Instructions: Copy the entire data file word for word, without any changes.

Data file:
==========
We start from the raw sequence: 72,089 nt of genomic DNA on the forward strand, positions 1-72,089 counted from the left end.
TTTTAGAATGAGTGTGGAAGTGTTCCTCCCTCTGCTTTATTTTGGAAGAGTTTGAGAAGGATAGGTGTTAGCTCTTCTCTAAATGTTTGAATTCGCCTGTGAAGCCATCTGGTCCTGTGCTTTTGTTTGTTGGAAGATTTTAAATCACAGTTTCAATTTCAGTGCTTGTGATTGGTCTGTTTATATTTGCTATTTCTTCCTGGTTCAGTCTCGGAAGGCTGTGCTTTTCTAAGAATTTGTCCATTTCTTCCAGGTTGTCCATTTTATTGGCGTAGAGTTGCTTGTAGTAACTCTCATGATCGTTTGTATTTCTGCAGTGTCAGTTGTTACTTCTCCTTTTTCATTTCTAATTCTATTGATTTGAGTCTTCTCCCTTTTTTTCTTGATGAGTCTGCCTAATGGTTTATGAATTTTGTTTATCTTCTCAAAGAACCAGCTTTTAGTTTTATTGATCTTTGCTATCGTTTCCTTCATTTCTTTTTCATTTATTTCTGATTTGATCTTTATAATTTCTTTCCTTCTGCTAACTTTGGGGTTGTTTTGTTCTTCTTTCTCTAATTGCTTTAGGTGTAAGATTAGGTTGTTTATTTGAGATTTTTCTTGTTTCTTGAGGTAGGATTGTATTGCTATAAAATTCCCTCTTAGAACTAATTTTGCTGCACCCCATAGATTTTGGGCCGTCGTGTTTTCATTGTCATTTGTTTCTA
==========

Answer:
We start from the raw sequence: 72,089 nt of genomic DNA on the forward strand, positions 1-72,089 counted from the left end.
TTTTAGAATGAGTGTGGAAGTGTTCCTCCCTCTGCTTTATTTTGGAAGAGTTTGAGAAGGATAGGTGTTAGCTCTTCTCTAAATGTTTGAATTCGCCTGTGAAGCCATCTGGTCCTGTGCTTTTGTTTGTTGGAAGATTTTAAATCACAGTTTCAATTTCAGTGCTTGTGATTGGTCTGTTTATATTTGCTATTTCTTCCTGGTTCAGTCTCGGAAGGCTGTGCTTTTCTAAGAATTTGTCCATTTCTTCCAGGTTGTCCATTTTATTGGCGTAGAGTTGCTTGTAGTAACTCTCATGATCGTTTGTATTTCTGCAGTGTCAGTTGTTACTTCTCCTTTTTCATTTCTAATTCTATTGATTTGAGTCTTCTCCCTTTTTTTCTTGATGAGTCTGCCTAATGGTTTATGAATTTTGTTTATCTTCTCAAAGAACCAGCTTTTAGTTTTATTGATCTTTGCTATCGTTTCCTTCATTTCTTTTTCATTTATTTCTGATTTGATCTTTATAATTTCTTTCCTTCTGCTAACTTTGGGGTTGTTTTGTTCTTCTTTCTCTAATTGCTTTAGGTGTAAGATTAGGTTGTTTATTTGAGATTTTTCTTGTTTCTTGAGGTAGGATTGTATTGCTATAAAATTCCCTCTTAGAACTAATTTTGCTGCACCCCATAGATTTTGGGCCGTCGTGTTTTCATTGTCATTTGTTTCTA